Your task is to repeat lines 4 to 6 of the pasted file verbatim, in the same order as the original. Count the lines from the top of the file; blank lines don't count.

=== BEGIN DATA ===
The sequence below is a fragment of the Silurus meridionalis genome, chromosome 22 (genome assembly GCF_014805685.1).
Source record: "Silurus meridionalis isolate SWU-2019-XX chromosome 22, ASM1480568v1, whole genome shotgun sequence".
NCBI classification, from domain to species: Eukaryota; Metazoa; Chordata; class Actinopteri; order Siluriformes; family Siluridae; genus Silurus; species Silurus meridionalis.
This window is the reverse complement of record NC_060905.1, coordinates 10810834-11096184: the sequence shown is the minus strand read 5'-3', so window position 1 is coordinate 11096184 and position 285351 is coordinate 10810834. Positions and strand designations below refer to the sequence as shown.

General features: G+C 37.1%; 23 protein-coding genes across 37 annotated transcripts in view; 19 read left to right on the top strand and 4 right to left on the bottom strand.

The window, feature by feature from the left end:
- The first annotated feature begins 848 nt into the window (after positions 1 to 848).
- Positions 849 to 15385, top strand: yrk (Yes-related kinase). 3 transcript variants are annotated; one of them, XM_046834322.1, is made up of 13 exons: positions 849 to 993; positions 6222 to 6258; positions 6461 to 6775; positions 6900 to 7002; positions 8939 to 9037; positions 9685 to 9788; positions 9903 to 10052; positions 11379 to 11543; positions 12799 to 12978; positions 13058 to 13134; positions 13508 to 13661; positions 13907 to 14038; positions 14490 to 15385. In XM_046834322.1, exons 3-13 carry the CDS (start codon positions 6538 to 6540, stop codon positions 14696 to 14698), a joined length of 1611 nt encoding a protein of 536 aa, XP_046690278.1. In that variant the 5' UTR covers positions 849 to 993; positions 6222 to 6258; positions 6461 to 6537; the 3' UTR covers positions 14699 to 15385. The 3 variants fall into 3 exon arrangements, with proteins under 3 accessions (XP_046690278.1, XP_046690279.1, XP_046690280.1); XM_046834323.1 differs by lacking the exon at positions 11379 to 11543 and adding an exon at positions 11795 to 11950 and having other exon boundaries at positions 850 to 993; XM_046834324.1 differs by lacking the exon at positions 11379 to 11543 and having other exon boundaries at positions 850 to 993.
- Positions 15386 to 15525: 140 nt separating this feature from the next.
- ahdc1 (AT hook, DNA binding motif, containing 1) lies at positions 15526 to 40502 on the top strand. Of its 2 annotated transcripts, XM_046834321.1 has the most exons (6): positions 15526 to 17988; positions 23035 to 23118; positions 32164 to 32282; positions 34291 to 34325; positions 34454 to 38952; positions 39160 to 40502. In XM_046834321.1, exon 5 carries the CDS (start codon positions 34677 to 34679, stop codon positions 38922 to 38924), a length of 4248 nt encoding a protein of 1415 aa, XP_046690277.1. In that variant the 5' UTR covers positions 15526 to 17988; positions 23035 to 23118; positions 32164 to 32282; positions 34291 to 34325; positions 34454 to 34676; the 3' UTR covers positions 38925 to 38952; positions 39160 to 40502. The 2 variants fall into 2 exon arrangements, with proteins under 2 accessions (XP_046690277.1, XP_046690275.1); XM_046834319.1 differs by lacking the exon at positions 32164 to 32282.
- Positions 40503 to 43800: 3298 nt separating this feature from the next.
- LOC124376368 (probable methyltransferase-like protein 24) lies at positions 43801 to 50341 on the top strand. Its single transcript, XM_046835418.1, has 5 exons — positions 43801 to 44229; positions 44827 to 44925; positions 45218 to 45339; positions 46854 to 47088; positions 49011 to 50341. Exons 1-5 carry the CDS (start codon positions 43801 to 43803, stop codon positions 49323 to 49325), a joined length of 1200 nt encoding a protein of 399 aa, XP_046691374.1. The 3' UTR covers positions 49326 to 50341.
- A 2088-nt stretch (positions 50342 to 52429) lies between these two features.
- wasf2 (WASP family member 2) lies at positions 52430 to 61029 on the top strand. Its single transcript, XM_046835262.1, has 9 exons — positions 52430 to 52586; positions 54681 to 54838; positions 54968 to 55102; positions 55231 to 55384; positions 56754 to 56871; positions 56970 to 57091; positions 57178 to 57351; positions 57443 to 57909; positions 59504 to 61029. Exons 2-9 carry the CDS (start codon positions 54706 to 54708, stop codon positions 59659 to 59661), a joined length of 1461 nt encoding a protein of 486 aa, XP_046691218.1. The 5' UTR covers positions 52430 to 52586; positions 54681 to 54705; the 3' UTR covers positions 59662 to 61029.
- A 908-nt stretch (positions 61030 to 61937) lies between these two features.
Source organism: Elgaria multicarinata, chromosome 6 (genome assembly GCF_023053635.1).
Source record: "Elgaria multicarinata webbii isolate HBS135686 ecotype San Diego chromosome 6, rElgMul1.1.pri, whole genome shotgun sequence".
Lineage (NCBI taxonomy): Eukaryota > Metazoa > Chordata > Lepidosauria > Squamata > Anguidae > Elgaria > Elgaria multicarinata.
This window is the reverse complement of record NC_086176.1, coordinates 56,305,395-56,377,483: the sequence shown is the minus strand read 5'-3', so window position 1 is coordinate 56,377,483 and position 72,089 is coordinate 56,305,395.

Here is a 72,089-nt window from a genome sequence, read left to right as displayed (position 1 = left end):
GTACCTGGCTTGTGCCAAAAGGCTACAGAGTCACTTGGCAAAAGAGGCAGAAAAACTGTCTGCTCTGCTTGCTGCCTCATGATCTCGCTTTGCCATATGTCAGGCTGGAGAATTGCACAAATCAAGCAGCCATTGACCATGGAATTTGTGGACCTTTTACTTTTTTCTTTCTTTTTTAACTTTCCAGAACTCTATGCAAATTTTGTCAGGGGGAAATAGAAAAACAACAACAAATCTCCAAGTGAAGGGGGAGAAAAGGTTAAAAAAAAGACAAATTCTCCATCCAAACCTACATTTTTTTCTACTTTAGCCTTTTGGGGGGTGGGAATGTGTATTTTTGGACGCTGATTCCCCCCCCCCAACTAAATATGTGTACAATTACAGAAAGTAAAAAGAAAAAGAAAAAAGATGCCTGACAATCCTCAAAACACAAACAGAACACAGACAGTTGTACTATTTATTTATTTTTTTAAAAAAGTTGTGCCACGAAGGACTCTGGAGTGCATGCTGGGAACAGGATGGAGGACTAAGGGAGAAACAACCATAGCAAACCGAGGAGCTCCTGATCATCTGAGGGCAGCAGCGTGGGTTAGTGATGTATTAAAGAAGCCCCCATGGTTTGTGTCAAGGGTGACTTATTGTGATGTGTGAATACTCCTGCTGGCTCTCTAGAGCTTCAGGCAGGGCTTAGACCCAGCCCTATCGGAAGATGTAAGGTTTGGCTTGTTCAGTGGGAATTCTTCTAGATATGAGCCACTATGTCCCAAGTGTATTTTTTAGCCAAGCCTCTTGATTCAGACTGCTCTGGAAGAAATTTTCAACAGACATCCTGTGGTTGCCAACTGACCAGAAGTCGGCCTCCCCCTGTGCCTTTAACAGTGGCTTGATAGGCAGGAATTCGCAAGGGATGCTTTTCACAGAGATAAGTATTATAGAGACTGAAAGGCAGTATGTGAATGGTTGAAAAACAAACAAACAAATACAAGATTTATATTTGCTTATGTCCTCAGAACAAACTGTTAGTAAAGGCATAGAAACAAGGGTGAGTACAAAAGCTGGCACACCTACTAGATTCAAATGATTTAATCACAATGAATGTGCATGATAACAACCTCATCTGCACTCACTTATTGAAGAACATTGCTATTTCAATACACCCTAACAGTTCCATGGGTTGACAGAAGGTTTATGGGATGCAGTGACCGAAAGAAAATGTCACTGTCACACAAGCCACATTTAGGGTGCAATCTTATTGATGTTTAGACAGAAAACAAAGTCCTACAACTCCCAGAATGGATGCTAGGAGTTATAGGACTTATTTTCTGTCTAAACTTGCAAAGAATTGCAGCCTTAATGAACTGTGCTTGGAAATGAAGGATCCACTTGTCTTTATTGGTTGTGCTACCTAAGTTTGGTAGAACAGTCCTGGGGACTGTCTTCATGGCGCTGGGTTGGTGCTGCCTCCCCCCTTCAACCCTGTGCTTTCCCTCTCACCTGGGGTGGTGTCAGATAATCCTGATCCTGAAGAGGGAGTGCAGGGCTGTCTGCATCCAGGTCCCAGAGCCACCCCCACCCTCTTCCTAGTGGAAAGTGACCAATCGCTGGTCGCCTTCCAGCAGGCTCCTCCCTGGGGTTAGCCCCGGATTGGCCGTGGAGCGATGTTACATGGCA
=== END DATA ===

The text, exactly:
This window is the reverse complement of record NC_060905.1, coordinates 10810834-11096184: the sequence shown is the minus strand read 5'-3', so window position 1 is coordinate 11096184 and position 285351 is coordinate 10810834. Positions and strand designations below refer to the sequence as shown.

General features: G+C 37.1%; 23 protein-coding genes across 37 annotated transcripts in view; 19 read left to right on the top strand and 4 right to left on the bottom strand.

The window, feature by feature from the left end: